In Tolkien’s world, the Barrow-downs — located east of the Shire, but west of Bree — are places where the ancestors of the Edain (the three great Houses of Men that constitute the Dunedain) were buried long ago. The Witch King of Angmar (who later became the head of the Nazgul/ black riders) later sent evil spirits, called wights, to inhabit the barrows. In FotR, the four hobbits are trapped by these spirits in the Barrow-downs mists before being rescued by Tom Bombadil.
What is likely to therefore happen is this: the Company will travel through the Barrow-downs on their way from Hobbiton to the Trollshaws, and become trapped in the same manner as the Hobbits in FotR. Gandalf will likely rescue them, instead of Tom Bombadil.
However, while they are there, Gandalf comes across a broken crypt, and in it the Morgul blade (in the FotR book, the Hobbits each take Dunedain blades from the barrow in which they are held by the wights). The writers could therefore be planning to turn the Barrow-downs from the burial site of the Dunedain that was infested with evil spirits sent by the Witch-King, to instead be the place where the Dunedain had entombed the Witch-King long ago. Gandalf finds the tomb broken, and thus he is alerted to an evil haunting the world, which leads to the discussion of the Morgul blade at Rivendell during the meeting of the White Council.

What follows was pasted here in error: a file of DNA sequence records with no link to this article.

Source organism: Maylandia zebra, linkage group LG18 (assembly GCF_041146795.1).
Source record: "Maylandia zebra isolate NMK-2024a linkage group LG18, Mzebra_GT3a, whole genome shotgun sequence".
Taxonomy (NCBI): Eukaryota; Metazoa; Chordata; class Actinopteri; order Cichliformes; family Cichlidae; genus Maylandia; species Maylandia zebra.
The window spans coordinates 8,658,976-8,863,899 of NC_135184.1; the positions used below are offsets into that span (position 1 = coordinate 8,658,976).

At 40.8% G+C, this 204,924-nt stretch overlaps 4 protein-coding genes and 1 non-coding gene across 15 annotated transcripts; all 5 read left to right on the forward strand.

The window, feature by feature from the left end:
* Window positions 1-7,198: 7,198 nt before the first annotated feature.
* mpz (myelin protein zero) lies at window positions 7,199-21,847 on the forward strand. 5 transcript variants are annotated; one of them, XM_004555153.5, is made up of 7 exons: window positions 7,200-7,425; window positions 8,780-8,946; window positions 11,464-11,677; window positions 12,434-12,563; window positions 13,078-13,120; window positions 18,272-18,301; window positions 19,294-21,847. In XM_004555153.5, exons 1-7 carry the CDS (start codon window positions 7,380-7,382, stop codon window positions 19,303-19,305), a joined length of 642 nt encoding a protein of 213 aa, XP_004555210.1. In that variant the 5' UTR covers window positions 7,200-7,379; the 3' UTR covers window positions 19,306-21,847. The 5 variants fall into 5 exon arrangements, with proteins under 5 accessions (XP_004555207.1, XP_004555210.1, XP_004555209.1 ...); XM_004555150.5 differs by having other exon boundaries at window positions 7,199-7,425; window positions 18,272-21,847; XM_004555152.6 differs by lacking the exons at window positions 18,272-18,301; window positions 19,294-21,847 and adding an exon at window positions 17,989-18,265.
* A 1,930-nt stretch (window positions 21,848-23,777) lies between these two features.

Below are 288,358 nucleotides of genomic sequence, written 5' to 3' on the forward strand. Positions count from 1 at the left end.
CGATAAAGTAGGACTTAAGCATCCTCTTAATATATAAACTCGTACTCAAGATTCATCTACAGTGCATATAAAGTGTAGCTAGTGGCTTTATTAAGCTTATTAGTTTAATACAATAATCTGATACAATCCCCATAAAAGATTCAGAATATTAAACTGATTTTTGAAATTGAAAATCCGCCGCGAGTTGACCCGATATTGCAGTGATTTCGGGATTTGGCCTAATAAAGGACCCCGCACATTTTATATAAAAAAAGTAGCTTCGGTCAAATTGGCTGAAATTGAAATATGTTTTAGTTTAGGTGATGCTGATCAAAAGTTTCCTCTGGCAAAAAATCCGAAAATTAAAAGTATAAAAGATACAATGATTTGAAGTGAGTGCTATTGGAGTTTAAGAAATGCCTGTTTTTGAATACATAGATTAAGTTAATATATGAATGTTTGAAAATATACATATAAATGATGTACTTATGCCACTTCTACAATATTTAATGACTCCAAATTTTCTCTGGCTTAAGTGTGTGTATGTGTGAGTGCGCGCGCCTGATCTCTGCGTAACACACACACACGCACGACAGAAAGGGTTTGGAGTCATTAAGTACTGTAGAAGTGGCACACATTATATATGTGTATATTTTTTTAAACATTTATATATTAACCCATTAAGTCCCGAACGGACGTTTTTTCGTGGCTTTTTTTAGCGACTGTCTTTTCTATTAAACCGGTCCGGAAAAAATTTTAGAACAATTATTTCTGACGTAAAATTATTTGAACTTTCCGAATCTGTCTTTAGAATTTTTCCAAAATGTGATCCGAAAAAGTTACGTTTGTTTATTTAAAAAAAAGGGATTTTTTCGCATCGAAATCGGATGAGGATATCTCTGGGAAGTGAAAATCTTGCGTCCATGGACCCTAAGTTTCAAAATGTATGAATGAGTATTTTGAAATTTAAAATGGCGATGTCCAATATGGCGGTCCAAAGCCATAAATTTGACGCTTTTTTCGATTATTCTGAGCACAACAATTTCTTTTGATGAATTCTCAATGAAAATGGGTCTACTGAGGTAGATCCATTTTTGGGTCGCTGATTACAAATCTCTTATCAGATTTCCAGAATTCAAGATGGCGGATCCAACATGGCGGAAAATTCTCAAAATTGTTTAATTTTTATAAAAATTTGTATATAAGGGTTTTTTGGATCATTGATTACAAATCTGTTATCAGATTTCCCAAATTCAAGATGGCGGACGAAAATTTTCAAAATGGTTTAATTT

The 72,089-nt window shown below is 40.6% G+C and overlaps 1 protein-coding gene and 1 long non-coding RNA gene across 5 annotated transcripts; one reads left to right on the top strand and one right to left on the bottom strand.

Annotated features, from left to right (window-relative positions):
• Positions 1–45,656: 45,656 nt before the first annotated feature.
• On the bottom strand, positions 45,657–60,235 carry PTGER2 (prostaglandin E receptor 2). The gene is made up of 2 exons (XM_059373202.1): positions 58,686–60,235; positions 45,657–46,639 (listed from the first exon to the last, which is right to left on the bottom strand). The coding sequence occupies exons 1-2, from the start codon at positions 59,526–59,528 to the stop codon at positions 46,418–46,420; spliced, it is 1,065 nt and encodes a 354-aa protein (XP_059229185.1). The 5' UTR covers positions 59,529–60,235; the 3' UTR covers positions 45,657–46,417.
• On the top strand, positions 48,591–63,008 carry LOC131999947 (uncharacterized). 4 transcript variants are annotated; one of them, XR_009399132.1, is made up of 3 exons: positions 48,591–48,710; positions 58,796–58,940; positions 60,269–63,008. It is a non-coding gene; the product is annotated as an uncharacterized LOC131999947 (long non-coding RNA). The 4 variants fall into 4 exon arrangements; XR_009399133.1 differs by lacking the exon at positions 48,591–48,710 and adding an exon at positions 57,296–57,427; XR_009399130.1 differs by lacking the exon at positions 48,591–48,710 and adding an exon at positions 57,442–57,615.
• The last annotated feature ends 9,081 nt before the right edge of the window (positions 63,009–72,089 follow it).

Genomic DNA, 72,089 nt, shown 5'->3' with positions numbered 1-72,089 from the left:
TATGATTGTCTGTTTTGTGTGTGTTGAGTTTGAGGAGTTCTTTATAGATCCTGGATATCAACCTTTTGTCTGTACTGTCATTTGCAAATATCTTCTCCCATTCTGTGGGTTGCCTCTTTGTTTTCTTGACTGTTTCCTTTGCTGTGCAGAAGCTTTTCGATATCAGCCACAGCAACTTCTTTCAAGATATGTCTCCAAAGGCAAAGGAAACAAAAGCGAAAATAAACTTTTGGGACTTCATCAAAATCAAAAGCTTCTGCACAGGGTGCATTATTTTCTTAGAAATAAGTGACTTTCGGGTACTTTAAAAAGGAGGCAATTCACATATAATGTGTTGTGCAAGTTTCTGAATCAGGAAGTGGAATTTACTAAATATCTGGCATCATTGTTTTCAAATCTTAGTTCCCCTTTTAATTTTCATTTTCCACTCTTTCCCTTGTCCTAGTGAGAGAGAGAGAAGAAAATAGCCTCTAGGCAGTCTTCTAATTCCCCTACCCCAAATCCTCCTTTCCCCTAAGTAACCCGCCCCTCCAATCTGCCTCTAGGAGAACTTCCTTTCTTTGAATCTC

From a pacing perspective, including the Barrow-downs scene here would be a good addition to the Hobbit, as in the book basically nothing happens between leaving Hobbiton to arriving at the Trollshaws. Bear in mind this is roughly the same journey as taken by the Hobbits in FotR, but in that film they passed through farmland, the ferry, Bree, the Midgewater Marshes and Weathertop.
Jackson therefore has the challenge of indicating the journey is still that far and on the same route without the journey feeling repetitive. This means they may have to travel through the Old Forest, the Barrow-downs to give a sense of the journey being arduous and long. I’d wager that Bree itself might get a cameo, as a nod to the appendices, in which Tolkien writes that the Quest for Erebor is hatched through a fortuitous meeting between Gandalf and Thorin in the Prancing Pony, a meeting that ultimately leads to the formation of the Company some time later.